Alexis Tsipras, the country’s prime minister, whose radical-left Syriza party swept into government after January’s general election, has taken to tugging at crude political levers—from cosying up to Vladimir Putin to demanding war reparations from Germany—in the belief that this will somehow prompt concessions from the rest of the euro zone. The whiff of blackmail has incensed Europe’s politicians. Mr Tsipras has a chance to calm things down in two meetings with Angela Merkel, Germany’s chancellor—the first this week on the fringes of a European summit in Brussels, and the second in Berlin on March 23rd for what should be some hard talking between the European Union’s most powerful leader and its biggest troublemaker. Instead of stirring up resentment, Mr Tsipras should focus on the urgent task at hand: forging a deal.
Just now the Greek government seems to prefer lobbing incendiary political gibes instead. The defence minister has threatened to flood Europe with migrants, including jihadists. The justice minister has demanded that Germany pay €160 billion ($170 billion) in war reparations and warned Greece might seize the buildings of the Goethe Institute and even German holiday homes if the money is not handed over (seearticle). And Mr Tsipras has brought forward to early April a trip to Moscow to see Russia’s president, Vladimir Putin. His hoped-for message is as clear as it is crude: Mr Putin might be only too happy to help a fellow Orthodox country that dislikes sanctions on Russia.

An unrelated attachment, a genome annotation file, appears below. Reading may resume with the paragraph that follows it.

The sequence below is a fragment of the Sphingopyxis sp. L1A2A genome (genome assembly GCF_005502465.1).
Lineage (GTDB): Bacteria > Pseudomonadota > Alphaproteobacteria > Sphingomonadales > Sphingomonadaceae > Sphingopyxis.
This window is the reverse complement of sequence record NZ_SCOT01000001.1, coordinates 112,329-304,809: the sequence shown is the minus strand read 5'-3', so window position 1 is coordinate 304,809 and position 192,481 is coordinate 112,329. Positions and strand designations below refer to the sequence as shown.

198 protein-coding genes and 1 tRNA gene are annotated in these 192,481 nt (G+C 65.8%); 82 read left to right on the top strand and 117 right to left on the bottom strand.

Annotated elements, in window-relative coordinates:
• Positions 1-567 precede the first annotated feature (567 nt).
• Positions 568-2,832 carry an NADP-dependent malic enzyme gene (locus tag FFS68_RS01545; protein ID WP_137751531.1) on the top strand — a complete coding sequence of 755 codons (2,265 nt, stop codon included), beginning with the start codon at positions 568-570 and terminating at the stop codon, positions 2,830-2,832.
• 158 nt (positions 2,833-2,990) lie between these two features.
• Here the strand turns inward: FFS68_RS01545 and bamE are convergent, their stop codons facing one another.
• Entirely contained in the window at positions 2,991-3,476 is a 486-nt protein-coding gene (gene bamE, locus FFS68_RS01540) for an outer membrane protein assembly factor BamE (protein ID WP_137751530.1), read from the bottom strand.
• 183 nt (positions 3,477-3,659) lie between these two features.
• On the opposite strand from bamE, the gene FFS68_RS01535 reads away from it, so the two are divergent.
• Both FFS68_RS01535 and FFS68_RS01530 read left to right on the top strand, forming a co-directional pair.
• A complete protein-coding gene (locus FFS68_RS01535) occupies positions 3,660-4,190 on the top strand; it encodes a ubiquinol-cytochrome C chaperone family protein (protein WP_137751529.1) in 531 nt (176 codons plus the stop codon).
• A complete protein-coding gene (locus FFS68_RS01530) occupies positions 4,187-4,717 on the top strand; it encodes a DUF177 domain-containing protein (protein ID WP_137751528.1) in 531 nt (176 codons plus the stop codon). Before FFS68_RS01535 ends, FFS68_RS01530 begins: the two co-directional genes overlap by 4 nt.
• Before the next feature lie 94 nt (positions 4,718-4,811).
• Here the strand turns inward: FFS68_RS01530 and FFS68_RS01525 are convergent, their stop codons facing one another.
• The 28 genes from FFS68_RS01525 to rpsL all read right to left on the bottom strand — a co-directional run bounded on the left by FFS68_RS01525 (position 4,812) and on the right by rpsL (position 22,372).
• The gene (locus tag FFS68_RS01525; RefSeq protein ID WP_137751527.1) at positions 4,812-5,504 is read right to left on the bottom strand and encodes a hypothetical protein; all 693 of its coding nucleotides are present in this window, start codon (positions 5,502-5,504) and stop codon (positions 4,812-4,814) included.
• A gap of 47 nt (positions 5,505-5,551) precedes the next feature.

Clearly, Greece believes that it can use threats like Russia to his advantage. History provides a precedent: it was to fend off Soviet encroachment that America, under President Truman, provided aid to Greece in the aftermath of the second world war. Today, too, for Greece to fall under Russia’s spell is the last thing that NATO and the EU wants.
Mr Tsipras is playing a dangerous game. By feeding Greeks’ well-developed sense of victimhood (and the historical claims against Germany have some legitimacy), he is fanning flames that could soon burn out of control. Although opinion polls consistently show that a majority of Greeks want to remain in the euro, there is no better way to change their minds than to tell them that their EU partners treat them with injustice and contempt.